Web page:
OUR VIEW: The greening of county government

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By The Staff

The old battle between economics and the environment is melting away under the combined pressures of overpopulation, global warming, costly energy and resource depletion. For new generations of commercial and civic leaders, environmentalism is no longer a dirty word.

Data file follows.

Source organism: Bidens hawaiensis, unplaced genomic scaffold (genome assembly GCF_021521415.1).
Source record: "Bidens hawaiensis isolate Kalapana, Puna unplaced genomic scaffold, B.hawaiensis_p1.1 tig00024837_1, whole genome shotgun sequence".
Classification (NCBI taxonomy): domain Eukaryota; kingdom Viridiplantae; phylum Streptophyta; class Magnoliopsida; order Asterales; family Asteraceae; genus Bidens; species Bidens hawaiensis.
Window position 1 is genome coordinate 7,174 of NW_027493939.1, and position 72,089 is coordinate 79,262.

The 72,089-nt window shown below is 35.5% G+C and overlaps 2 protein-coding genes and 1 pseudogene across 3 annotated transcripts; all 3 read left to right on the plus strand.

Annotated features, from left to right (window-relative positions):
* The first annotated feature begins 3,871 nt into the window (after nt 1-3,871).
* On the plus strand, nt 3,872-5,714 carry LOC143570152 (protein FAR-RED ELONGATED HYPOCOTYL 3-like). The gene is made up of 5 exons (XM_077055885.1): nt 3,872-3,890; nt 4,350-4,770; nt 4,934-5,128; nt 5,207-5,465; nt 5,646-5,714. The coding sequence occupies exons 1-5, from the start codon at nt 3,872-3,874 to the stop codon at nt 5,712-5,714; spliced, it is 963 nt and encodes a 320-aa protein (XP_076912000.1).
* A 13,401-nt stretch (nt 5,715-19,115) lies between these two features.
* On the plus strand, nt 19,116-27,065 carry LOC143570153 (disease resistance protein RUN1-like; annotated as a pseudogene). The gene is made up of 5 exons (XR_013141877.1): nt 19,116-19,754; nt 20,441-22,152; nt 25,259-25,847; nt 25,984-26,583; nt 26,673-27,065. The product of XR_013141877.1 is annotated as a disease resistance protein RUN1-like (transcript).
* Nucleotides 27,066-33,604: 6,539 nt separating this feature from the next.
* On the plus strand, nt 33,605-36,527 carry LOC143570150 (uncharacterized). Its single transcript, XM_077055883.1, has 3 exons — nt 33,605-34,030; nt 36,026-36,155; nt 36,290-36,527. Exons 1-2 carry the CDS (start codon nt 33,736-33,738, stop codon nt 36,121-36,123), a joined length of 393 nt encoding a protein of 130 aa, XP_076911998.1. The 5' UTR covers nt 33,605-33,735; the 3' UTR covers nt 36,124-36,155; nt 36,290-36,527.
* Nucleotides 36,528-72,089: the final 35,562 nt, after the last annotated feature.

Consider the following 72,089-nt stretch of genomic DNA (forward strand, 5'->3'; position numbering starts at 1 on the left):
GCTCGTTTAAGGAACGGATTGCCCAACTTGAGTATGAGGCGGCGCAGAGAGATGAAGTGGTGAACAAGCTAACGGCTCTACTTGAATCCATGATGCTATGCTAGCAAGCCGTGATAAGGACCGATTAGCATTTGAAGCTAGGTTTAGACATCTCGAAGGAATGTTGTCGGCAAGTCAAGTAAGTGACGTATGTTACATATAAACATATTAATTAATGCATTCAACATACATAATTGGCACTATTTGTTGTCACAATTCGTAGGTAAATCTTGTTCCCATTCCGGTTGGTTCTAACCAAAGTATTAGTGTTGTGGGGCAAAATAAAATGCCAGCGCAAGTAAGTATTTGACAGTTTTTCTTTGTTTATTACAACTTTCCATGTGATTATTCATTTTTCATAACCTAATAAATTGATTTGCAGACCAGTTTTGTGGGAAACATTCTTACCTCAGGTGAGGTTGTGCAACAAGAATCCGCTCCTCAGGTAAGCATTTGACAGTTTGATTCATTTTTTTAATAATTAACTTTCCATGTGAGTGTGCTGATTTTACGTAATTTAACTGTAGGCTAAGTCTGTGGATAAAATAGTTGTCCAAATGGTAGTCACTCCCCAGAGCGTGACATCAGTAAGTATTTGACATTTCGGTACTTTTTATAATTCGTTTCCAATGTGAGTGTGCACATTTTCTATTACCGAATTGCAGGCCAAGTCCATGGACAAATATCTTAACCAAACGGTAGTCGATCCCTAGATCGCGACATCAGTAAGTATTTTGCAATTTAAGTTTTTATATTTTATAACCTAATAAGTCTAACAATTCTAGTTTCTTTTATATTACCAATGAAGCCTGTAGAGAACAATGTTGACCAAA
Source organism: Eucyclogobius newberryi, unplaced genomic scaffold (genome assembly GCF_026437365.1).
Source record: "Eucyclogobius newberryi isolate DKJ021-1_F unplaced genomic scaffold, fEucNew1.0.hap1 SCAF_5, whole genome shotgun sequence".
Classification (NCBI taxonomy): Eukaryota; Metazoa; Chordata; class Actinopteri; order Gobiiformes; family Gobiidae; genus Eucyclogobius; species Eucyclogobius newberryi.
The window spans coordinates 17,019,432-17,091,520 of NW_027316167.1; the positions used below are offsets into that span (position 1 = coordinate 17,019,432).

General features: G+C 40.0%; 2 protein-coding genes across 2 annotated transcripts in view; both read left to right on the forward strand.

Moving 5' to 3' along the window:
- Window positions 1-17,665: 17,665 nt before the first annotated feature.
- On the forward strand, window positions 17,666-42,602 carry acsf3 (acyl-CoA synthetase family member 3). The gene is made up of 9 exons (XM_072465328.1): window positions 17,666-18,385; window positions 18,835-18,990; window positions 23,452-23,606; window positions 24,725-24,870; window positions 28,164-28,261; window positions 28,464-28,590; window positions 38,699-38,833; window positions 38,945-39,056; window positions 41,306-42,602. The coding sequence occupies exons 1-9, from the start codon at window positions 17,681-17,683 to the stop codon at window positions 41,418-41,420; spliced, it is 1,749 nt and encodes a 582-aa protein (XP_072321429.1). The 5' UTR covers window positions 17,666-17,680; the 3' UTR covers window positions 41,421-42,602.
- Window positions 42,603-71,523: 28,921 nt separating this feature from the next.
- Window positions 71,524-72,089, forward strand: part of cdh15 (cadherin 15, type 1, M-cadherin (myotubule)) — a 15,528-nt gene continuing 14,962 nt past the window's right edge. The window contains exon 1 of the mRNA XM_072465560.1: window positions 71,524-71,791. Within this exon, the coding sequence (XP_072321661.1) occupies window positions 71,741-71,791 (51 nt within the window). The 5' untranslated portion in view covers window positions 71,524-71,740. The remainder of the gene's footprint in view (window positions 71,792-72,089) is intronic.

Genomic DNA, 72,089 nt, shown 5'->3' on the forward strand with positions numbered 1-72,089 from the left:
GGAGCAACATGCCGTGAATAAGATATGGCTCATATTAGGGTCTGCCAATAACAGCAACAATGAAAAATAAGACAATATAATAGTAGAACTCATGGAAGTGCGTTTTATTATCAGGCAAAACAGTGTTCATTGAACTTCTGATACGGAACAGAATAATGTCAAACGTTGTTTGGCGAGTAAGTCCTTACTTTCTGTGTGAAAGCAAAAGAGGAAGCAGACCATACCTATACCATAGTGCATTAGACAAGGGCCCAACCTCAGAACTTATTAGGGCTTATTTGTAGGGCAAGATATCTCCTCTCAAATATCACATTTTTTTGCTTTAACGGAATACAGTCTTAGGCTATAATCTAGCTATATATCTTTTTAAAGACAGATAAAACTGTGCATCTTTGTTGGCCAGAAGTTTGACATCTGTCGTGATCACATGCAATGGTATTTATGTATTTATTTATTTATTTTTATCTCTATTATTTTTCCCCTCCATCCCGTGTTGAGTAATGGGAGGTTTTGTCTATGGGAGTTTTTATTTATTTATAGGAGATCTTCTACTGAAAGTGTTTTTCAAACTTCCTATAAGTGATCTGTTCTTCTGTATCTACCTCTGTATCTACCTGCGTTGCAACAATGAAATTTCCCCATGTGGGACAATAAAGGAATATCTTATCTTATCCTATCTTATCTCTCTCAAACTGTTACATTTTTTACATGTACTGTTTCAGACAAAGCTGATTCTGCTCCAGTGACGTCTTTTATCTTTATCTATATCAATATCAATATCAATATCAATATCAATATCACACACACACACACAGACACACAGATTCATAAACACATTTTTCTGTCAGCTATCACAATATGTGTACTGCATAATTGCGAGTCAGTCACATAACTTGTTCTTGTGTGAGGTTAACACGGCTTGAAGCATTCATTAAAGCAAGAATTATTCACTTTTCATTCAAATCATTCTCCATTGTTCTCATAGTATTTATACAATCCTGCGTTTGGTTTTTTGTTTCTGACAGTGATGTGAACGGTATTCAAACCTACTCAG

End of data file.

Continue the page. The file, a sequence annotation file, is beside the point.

While environmental problems are global in scale, from the shrinking mangrove swamps to the alpine wilderness, sustainable responses are fundamentally local.The Los Alamos County Council reviews this week a proposal to focus a new effort on environmental sustainability through an initiative that is deeper and more promising than the relatively simple changing of a name and a few job titles might imply.Solid Waste Manager Regina Wheeler would become the Environmental Manager and the Solid Waste Division would become the Environmental Services Division.The change will be both useful and profound.Environmental services are a natural and easily appreciated function of county government. In the impressive documentation in support of an Environmental Sustainability Initiative for Los Alamos County, the Environmental Platform of the National Association of Counties for 2007-2008, states the rationale even more clearly.While environmental protections are responsibilities shared by citizens, businesses and all levels of government, counties are the primary service providers and in a sense the first responders.County governments have obligations to protect the health and safety of residents with a goal of improving their quality of life.These days that just can’t happen unless there is a heaping measure of environmental sensitivity that is also sensitive to costs and efficiencies.The county and the community have taken great strides in recent years, pushing forward green projects, recently launching a building designed for the gold standard of the Leadership in Energy and Environmental Design. Recycling is now deeply embedded in our daily habits.We have made a strong contribution to public transportation in the region and vastly improved our local services. The county has adopted a renewable energy portfolio and, among many other accomplishments, has one of the best open space and trails management programs anywhere.There is no reason to slow down now, considering how much more can be done through greater planning, coordination and inter-departmental cooperation. Incremental improvements can be made in policy, building codes and daily practices that will, like compound interest, accumulate large energy savings and resource economies over time.Encouragingly, there are a number of like-minded partners, from Los Alamos National Laboratory, entrepreneurs and all levels of government, who are committed to this same goal. It turns out the environment is not only our most precious resource, but it also rightly figures into nearly every budget and planning decision, from job recruitment to investment evaluations to consumer choices.Sure, it’s St. Patrick’s Day on Monday. But we’re starting to see green all year long.We encourage the county council to move this project forward.